Food fraud is a big issue around the world. Food fraud occurs when producers replace an ingredient with something else, but do not acknowledge the change. For example, yesterday’s post regarding the oil scandal in Taiwan is a result of food fraud in action. After the UK’s horsemeat scandal in 2013, they have become more aware of the danger food fraud poses.
Mislabelling products is already widespread. Another practice is when producers substitute premium commodity products for a cheaper option, either a part of the ingredient or replacing it entirely. Though many authorities know that this happens (this justifies the cheaper options), this could become a catastrophe, especially if someone is allergic to the product replaced.
In order to prevent any other future scandals to occur, the following need to be changed for the producers:
- Spot-test trouble – doing more testing for the products will help the authorities discover what foods are being defiled in this manner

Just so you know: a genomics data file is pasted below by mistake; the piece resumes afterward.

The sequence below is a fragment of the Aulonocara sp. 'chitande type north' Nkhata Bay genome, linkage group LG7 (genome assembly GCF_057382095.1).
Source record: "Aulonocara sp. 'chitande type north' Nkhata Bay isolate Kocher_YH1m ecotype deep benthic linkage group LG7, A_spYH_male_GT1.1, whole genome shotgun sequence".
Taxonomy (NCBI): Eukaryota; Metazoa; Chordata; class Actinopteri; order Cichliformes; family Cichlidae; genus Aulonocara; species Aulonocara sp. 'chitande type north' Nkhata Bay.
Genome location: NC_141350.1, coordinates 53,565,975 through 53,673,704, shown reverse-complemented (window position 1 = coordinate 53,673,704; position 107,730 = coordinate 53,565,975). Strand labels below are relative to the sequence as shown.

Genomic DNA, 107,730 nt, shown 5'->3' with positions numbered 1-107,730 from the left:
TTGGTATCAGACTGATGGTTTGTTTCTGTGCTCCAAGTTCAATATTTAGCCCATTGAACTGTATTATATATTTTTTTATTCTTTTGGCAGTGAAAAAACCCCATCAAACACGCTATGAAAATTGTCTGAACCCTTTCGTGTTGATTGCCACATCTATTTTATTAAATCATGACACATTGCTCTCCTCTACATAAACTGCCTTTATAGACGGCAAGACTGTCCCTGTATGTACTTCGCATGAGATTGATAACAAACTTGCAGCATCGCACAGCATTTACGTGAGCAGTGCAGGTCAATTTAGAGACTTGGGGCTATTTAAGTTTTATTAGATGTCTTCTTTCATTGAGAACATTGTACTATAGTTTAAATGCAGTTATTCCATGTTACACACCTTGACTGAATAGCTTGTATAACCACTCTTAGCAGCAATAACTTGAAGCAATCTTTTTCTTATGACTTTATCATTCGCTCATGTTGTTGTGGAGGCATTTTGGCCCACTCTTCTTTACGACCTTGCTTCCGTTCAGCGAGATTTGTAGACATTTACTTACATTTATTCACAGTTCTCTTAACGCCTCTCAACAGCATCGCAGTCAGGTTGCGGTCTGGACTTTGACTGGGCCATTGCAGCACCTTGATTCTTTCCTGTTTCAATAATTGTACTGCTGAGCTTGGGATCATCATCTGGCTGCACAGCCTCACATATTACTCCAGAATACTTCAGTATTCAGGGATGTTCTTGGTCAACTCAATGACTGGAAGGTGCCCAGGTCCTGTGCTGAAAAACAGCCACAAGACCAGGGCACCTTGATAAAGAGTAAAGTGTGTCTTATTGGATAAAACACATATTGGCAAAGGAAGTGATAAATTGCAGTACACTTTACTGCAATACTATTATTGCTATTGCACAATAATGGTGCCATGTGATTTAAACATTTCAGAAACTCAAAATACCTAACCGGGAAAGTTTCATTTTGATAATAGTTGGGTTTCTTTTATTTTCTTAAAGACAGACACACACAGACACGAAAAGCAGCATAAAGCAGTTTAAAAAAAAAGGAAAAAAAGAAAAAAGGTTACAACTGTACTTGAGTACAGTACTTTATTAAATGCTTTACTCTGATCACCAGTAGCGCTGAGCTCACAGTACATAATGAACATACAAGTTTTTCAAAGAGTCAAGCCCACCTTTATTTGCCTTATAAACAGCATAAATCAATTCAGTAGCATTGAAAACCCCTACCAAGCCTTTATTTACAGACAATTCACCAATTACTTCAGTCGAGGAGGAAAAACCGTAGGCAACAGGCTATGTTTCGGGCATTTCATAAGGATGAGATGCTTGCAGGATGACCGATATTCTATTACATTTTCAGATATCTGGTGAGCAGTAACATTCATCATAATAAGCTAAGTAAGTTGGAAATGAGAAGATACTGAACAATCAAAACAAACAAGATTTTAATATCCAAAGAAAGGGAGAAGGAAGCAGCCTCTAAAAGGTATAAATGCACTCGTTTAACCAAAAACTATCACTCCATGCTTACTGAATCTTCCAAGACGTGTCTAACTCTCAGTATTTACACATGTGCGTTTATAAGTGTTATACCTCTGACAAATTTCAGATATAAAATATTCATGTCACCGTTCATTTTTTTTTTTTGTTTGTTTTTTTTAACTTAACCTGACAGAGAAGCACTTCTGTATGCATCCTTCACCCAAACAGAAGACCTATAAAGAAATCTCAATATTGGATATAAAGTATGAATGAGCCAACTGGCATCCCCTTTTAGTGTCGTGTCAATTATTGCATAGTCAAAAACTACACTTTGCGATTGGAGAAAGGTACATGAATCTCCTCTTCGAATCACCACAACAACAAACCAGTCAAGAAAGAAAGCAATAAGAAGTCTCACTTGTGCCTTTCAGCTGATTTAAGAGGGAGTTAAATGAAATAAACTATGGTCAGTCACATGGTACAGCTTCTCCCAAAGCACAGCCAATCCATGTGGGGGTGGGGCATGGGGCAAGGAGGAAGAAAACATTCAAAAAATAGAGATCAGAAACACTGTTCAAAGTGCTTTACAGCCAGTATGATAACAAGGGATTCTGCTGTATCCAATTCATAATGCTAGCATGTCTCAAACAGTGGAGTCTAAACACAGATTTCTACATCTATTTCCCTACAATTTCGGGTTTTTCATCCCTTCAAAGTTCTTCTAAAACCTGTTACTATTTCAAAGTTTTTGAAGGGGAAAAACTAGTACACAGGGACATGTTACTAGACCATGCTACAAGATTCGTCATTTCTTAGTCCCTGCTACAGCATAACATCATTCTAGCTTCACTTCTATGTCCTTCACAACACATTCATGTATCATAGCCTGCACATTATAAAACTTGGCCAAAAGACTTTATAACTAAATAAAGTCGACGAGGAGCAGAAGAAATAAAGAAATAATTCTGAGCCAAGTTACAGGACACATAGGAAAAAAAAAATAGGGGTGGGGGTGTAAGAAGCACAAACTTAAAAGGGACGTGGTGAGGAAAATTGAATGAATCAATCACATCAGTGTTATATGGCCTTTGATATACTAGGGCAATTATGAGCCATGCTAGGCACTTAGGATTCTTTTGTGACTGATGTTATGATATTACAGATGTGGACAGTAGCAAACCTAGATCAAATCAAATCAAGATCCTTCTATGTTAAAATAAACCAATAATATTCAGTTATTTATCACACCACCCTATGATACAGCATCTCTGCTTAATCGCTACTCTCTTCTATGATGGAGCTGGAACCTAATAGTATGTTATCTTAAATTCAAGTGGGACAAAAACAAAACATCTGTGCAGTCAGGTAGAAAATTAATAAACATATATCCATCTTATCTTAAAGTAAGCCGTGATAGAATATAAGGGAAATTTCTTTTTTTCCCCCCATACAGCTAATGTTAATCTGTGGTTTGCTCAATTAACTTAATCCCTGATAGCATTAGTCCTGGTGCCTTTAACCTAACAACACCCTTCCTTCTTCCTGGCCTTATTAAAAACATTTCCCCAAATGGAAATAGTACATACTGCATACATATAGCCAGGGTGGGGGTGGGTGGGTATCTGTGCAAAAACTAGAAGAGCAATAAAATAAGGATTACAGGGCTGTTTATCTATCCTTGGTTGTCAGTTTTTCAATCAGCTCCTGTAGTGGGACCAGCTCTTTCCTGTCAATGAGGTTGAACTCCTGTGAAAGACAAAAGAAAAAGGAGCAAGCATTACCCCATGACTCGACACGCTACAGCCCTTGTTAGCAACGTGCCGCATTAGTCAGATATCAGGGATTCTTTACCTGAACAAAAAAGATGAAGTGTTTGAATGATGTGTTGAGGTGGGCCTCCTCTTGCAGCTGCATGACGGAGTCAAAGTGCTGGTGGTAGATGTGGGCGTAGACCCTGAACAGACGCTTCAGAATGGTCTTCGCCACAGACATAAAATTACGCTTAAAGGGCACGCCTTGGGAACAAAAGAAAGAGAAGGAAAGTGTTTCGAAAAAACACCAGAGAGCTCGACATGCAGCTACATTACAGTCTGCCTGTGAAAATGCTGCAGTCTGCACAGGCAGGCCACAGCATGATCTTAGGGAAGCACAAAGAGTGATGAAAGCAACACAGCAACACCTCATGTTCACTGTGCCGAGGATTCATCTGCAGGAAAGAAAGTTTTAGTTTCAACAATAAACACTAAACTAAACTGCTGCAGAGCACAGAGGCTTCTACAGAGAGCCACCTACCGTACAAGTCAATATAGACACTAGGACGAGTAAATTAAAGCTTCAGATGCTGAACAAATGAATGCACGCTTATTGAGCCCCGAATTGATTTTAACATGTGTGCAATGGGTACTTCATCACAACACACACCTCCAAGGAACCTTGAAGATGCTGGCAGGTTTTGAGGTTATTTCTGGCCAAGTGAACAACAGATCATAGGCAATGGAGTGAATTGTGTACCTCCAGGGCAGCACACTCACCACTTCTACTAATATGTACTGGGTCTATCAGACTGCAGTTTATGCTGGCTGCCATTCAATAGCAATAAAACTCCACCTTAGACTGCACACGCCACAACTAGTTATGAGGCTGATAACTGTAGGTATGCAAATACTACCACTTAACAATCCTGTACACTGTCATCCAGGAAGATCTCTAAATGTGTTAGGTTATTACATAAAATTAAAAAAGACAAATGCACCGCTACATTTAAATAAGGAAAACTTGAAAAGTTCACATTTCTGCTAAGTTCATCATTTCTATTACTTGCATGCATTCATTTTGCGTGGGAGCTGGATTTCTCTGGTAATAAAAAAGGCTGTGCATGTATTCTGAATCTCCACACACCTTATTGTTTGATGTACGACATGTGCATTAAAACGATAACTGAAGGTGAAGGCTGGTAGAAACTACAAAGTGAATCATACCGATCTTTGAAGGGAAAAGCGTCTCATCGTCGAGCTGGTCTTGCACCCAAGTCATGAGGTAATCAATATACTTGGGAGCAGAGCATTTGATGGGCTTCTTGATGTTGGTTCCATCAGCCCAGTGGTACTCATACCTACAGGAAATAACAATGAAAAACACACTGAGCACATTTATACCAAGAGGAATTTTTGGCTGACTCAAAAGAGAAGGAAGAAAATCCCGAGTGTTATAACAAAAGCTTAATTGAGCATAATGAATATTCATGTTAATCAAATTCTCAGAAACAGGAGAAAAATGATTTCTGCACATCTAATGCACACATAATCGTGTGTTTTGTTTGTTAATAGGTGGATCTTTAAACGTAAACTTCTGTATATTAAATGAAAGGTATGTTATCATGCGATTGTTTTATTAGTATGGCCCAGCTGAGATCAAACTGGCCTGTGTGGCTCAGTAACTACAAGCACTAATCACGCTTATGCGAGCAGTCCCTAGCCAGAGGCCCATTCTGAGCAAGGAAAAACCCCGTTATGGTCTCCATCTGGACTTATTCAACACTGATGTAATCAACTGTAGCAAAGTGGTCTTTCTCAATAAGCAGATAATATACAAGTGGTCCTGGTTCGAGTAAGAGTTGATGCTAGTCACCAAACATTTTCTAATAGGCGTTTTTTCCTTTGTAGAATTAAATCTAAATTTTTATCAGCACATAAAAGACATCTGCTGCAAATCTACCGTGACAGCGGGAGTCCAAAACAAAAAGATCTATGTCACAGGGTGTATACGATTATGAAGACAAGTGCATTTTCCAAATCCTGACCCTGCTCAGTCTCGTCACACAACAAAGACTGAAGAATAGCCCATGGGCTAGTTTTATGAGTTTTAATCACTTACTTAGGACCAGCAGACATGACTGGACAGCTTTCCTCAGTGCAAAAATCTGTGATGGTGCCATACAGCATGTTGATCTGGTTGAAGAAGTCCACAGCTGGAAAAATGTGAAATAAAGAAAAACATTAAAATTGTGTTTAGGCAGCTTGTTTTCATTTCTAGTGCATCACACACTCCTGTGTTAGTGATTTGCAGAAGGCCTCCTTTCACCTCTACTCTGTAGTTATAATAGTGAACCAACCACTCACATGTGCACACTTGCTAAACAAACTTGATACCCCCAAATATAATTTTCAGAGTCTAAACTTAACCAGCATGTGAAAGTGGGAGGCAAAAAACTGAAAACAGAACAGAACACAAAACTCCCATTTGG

- Changing allegiances – as producers make deals with other businesses, the food supply network is vulnerable to any mishap that might occur in one small company. If the company supplies damaged ingredients, it causes issues for the final product
- Insufficient certification
- Forensics accounting required – proper tracking of different parts of the chain will ensure producers and consumers each step taken and to help gather the appropriate data.
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